UK Life Sciences Boom - by Paul Rainford
Good times for UK Life Science
Surging energy prices, a cost-of-living crisis, looming stagflation and struggling stock markets: 2022’s financial headlines have seemed almost universally negative. Amidst all this gloom, it should not be forgotten that, in the UK, the life science sector is experiencing something of a boom. Figures recently released by the BioIndustry Association (BIA) and Clarivate reveal that UK Biotech companies raised a record £453million of venture capital funding in the *first quarter of the year- the highest on record and an increase of 35% on the same period in 2021.
2021 itself was a record-breaking year with UK life science companies securing a total of £4.5billion of investment. Not all life sciences hubs internationally enjoyed the same fundraising surge seen in the UK. Venture investments increased 79% in the UK, ahead of Boston Massachusetts (up 49%), San Francisco (down 21%) and San Diego. Investment across the rest of Europe fell 12%, reaching a total of just over £5billion. China also saw a 12% fall to £3.4billion.
The Government has a “Vision” for the sector, with levelling up at the core
So, the country is rapidly consolidating its position as one of the key global hotspots for life sciences and recognition of this by the current government last year saw publication of their ‘UK Life Sciences Vision’ report in July. Developing on the 2017 government ‘Life Sciences Industrial Strategy’, the report aims to map out a 10-year strategy for the sector. Inspired by the unprecedented nature of public and private sector collaboration seen during the COVID pandemic (and resulting in the vaccine from Oxford University and Astra Zeneca) it seeks to apply a similar approach to seven great healthcare challenges: Cancer, Dementia, Mental Health, Obesity, Ageing, Respiratory Disease and Vaccines.
The government’s levelling up agenda is a key part of this vision, not just because the healthcare challenges identified will have a “disproportionately positive impact on people living in poorer areas of the UK where the prevalence of long-term conditions and cancer is highest”, but because of the potential to create skilled, well-paid jobs right across the country. A crucial focus must therefore now be to ensure that the Golden Triangle of London, Oxford and Cambridge, does not start to overly dominate the sector. The growth in life science company start-ups (during 2016-2020 period compared to previous period) across the UK was 24%, but the number of life science start-ups in London, the South East and East of England increased by 43% as opposed to being relatively flat across the rest of the UK.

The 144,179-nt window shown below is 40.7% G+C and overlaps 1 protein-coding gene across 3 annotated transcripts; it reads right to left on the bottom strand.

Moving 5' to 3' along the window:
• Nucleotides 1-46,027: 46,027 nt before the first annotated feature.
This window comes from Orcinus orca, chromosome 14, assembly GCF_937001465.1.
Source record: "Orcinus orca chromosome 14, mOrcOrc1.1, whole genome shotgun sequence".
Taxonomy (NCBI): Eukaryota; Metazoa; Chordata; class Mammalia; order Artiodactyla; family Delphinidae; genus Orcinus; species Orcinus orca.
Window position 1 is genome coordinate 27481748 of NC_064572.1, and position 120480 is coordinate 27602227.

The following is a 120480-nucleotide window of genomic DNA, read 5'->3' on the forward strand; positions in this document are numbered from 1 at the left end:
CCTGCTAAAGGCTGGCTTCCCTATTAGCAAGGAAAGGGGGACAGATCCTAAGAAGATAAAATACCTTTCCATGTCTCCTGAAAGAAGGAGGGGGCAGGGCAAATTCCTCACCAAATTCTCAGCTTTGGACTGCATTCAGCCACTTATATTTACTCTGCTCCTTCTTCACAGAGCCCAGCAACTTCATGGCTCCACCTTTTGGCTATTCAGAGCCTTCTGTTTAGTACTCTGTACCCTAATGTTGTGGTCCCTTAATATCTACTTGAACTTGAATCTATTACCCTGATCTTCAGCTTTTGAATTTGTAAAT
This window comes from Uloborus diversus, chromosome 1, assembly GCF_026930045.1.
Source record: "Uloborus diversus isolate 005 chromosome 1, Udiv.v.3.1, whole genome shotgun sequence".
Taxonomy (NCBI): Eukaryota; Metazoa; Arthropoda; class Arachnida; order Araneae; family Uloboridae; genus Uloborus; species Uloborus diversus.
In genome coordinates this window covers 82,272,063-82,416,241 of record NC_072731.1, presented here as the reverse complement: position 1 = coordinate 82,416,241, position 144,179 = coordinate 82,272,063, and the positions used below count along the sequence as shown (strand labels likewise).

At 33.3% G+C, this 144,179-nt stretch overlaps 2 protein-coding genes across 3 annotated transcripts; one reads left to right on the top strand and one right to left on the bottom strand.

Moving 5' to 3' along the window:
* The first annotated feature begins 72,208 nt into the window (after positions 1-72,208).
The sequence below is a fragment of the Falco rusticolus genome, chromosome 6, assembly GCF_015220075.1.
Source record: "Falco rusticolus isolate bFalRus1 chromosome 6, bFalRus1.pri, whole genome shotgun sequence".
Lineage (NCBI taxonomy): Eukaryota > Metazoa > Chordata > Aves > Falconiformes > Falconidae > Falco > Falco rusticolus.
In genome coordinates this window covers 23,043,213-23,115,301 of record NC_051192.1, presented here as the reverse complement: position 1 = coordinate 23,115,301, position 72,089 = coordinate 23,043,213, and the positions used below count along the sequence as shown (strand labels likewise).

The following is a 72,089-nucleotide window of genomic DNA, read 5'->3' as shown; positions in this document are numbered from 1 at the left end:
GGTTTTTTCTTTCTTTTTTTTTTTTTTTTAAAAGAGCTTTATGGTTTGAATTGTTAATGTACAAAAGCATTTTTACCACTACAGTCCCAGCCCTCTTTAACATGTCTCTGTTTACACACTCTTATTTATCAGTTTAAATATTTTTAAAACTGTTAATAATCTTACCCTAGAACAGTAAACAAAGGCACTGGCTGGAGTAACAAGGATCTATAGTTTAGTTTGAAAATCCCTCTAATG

Lab Space availability and a Northern Life Science ‘Supercluster’
There are many factors influencing rates of life science company formation, but the availability of modern laboratory space is becoming increasingly important. There is a record shortage of laboratory space in the UK currently and, unsurprisingly, the situation is particularly acute in the South East. A recent report into the business space market in Cambridge found that “supply of laboratory space around Cambridge is effectively zero, with no new space currently under construction” and nothing likely to be available until 2024.
Building plentiful lab space, strategically located and catering for the demands of the modern industry, can be a hugely important way of enhancing the competitiveness of the North in attracting life science businesses. A new development, Project Ultraviolet, is already underway at Sci-Tech Daresbury campus in Liverpool City Region which will provide for 180,000 sq ft of Grade A office and laboratory space. An opportunity now exists to drive meaningful ‘levelling up’ by further expanding suitable modern lab space in the North and capitalising on the current buoyancy in the life science sector. Combined with other recommendations envisaged in the last year’s Northern Health Science Alliance / NP11 group report, we may really start to see a ‘Northern Life Science Supercluster’ that can rival the Golden Triangle.
*BIA reports covers the period from 1 December 2021 to 28 February 2022
Sources/References and Links
UK Biotech Financing Report, published by the BioIndustry Association (BIA) and Clarivate, Dec’21-Feb’22
UK Biotech Financing Report, published by the BioIndustry Association (BIA) and Clarivate, 2021
UK Life Sciences Vision, Gov.uk
UK Life Science Start-Up Report, WAPG & JLL
Annual Review of the Business Space Market in Cambridge, Cheffins/Datapoint
A Northern Life Sciences Supercluster: The Economic Potential of a Systemwide Approach September 2021